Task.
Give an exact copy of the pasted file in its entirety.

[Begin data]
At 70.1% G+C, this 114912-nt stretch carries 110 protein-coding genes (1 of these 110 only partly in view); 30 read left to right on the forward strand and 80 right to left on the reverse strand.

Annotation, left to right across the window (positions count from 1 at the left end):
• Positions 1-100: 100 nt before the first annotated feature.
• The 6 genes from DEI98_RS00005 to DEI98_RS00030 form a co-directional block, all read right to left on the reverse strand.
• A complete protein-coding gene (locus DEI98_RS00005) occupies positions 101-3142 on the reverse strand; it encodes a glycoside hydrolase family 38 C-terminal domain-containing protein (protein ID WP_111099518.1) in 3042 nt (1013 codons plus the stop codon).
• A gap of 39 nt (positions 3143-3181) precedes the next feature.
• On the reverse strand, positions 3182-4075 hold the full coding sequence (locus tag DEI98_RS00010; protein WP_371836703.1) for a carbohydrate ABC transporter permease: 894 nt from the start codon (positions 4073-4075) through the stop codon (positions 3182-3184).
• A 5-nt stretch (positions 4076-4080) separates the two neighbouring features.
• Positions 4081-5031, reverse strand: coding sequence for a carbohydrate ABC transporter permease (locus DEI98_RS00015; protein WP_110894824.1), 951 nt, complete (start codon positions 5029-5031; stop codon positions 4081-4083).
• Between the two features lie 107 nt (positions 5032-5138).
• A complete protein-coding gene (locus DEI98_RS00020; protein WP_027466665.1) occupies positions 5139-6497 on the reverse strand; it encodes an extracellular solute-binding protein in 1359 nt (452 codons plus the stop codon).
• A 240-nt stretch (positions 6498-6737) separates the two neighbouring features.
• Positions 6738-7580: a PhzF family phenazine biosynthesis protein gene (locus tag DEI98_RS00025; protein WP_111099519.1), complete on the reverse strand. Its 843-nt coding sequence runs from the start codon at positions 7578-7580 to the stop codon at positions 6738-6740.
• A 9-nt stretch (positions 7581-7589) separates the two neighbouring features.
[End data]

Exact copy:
At 70.1% G+C, this 114912-nt stretch carries 110 protein-coding genes (1 of these 110 only partly in view); 30 read left to right on the forward strand and 80 right to left on the reverse strand.

Annotation, left to right across the window (positions count from 1 at the left end):
• Positions 1-100: 100 nt before the first annotated feature.
• The 6 genes from DEI98_RS00005 to DEI98_RS00030 form a co-directional block, all read right to left on the reverse strand.
• A complete protein-coding gene (locus DEI98_RS00005) occupies positions 101-3142 on the reverse strand; it encodes a glycoside hydrolase family 38 C-terminal domain-containing protein (protein ID WP_111099518.1) in 3042 nt (1013 codons plus the stop codon).
• A gap of 39 nt (positions 3143-3181) precedes the next feature.
• On the reverse strand, positions 3182-4075 hold the full coding sequence (locus tag DEI98_RS00010; protein WP_371836703.1) for a carbohydrate ABC transporter permease: 894 nt from the start codon (positions 4073-4075) through the stop codon (positions 3182-3184).
• A 5-nt stretch (positions 4076-4080) separates the two neighbouring features.
• Positions 4081-5031, reverse strand: coding sequence for a carbohydrate ABC transporter permease (locus DEI98_RS00015; protein WP_110894824.1), 951 nt, complete (start codon positions 5029-5031; stop codon positions 4081-4083).
• Between the two features lie 107 nt (positions 5032-5138).
• A complete protein-coding gene (locus DEI98_RS00020; protein WP_027466665.1) occupies positions 5139-6497 on the reverse strand; it encodes an extracellular solute-binding protein in 1359 nt (452 codons plus the stop codon).
• A 240-nt stretch (positions 6498-6737) separates the two neighbouring features.
• Positions 6738-7580: a PhzF family phenazine biosynthesis protein gene (locus tag DEI98_RS00025; protein WP_111099519.1), complete on the reverse strand. Its 843-nt coding sequence runs from the start codon at positions 7578-7580 to the stop codon at positions 6738-6740.
• A 9-nt stretch (positions 7581-7589) separates the two neighbouring features.